Please note that Mommsen uses the AUC chronology (Ab Urbe Condita), i.e. from the founding of the City of Rome. You can use this reference table to have the B.C. dates
From: The History of Rome, by Theodor Mommsen
Translated with the sanction of the author by William Purdie Dickson
But the attacked offered valiant resistance, and, as the ground on which the fight took place had been several times employed for the encampment of larger and lesser divisions and was intersected in various directions by mounds and ditches, Caesar's right wing along with the cavalry entirely missed its way; instead of supporting the left in attacking the Pompeian legion, it got into a narrow trench that led from one of the old camps towards the river.
So Pompeius, who came up in all haste with five legions to the aid of his troops, found the two wings of the enemy separated from each other, and one of them in an utterly forlorn position. When the Caesarians saw him advance, a panic seized them; the whole plunged into disorderly flight; and, if the matter ended with the loss of 1000 of the best soldiers and Caesar's army did not sustain a complete defeat, this was due simply to the circumstance that Pompeius also could not freely develop his force on the broken ground, and to the further fact that, fearing a stratagem, he at first held back his troops.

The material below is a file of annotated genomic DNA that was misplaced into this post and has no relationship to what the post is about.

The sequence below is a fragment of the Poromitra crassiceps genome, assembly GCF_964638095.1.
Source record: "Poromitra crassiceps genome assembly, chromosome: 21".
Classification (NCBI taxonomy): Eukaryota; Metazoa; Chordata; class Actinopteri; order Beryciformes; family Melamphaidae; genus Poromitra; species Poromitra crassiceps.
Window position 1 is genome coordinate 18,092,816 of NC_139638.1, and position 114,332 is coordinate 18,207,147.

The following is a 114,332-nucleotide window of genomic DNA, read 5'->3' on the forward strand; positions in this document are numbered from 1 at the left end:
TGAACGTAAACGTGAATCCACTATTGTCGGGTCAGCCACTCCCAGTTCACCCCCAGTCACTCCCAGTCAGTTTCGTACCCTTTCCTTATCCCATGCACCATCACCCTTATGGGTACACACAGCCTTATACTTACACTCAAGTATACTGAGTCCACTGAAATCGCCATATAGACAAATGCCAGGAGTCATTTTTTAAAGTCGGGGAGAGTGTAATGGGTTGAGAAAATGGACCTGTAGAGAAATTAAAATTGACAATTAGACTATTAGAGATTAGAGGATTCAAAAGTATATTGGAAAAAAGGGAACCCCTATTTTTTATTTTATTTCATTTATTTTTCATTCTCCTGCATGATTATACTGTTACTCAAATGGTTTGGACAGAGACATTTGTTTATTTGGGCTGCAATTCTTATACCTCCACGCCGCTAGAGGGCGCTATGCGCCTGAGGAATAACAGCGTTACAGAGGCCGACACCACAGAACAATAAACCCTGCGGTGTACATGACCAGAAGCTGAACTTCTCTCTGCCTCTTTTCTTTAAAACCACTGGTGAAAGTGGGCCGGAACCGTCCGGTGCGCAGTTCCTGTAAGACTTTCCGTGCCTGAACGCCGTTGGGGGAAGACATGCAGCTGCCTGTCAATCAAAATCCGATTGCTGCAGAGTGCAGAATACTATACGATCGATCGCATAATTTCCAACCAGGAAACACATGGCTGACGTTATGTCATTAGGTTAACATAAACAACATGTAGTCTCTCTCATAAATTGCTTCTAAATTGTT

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Reference address : https://www.ellopos.net/elpenor/rome/5-10-brundisium-pharsalus-thapsus.asp?pg=75